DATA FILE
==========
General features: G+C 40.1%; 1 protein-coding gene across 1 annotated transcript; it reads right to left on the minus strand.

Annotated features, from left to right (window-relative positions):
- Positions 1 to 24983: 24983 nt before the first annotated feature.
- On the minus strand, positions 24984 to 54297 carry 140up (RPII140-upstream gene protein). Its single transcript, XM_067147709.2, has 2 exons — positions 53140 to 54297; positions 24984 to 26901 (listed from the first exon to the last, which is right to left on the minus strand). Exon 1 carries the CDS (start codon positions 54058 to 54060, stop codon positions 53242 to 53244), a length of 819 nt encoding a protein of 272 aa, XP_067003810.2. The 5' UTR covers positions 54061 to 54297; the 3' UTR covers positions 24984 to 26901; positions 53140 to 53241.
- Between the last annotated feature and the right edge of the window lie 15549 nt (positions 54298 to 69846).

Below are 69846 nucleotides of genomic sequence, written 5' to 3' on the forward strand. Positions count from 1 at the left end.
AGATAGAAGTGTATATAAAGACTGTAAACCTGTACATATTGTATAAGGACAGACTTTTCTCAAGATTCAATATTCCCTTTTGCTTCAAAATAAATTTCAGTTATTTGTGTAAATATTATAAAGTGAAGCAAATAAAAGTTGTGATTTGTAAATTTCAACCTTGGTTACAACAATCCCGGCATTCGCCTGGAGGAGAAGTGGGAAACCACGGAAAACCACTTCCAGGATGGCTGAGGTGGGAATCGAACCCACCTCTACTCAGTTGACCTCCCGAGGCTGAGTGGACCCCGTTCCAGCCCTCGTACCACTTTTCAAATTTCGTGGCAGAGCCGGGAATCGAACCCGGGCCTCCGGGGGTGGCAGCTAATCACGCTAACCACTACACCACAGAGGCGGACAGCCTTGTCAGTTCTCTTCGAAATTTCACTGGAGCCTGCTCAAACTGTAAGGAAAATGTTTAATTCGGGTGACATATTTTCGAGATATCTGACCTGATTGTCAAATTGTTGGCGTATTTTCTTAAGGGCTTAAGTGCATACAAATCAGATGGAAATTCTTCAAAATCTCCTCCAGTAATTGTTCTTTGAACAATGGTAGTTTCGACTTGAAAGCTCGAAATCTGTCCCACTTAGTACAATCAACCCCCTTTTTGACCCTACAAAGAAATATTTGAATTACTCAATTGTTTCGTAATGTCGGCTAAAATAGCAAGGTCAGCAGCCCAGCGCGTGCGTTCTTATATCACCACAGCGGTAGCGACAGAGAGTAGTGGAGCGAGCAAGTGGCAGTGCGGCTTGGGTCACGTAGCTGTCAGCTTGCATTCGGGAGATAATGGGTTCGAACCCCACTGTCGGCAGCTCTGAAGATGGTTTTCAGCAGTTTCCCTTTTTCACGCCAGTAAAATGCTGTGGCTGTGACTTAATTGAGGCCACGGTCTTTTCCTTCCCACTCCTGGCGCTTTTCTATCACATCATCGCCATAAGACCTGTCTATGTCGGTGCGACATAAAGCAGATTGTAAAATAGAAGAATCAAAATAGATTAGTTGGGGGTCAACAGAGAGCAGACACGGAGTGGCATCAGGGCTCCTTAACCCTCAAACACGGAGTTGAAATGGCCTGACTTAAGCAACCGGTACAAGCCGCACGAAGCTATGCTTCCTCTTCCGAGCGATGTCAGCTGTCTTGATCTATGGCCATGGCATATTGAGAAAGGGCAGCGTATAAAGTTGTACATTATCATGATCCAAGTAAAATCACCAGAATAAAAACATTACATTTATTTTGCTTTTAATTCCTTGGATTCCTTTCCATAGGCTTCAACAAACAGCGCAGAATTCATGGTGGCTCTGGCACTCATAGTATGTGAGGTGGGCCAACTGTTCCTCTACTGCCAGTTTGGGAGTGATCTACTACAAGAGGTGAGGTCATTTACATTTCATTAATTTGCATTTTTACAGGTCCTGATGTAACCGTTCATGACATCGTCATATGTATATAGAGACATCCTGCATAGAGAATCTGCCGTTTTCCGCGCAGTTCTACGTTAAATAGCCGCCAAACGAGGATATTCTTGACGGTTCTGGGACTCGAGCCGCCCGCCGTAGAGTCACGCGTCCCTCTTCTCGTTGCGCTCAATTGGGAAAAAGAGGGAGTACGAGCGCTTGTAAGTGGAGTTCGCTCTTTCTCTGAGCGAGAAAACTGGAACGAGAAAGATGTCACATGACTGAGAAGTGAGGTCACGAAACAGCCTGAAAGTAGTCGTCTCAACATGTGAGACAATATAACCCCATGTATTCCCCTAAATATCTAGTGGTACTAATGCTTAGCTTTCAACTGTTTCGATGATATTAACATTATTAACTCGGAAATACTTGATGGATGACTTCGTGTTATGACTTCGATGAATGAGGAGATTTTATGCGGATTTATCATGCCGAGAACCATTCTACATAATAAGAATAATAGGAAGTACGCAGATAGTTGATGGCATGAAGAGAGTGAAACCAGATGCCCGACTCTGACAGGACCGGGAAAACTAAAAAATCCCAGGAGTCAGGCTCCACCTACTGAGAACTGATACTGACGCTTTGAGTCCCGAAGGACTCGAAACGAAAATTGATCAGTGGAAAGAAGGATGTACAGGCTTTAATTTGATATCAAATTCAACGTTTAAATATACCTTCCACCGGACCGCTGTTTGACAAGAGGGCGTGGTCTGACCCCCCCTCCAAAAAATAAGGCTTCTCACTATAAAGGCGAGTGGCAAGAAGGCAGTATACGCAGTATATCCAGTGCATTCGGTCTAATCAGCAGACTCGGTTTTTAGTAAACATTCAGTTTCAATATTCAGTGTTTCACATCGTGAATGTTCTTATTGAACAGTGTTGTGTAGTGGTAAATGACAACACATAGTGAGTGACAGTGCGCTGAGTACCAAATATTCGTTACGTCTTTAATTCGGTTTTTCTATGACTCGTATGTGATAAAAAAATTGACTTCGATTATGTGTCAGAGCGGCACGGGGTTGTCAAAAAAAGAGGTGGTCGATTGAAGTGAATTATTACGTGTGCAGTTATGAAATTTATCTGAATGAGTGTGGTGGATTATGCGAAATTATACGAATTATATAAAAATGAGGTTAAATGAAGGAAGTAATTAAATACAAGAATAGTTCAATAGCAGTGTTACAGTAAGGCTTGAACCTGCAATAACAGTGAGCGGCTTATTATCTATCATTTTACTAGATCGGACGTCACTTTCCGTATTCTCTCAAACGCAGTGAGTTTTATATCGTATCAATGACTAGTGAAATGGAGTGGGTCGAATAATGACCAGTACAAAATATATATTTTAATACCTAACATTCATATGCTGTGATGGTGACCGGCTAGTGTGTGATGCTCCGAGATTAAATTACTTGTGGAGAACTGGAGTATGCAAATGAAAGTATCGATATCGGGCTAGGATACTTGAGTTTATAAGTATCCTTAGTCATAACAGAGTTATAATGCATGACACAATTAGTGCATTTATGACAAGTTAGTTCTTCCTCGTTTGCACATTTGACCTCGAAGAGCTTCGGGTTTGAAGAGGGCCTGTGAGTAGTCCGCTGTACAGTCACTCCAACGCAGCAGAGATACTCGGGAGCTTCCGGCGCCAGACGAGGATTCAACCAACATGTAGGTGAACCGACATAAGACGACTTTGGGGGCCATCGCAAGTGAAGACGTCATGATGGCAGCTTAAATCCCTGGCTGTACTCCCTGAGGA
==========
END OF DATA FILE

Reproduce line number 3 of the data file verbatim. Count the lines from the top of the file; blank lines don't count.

- Positions 1 to 24983: 24983 nt before the first annotated feature.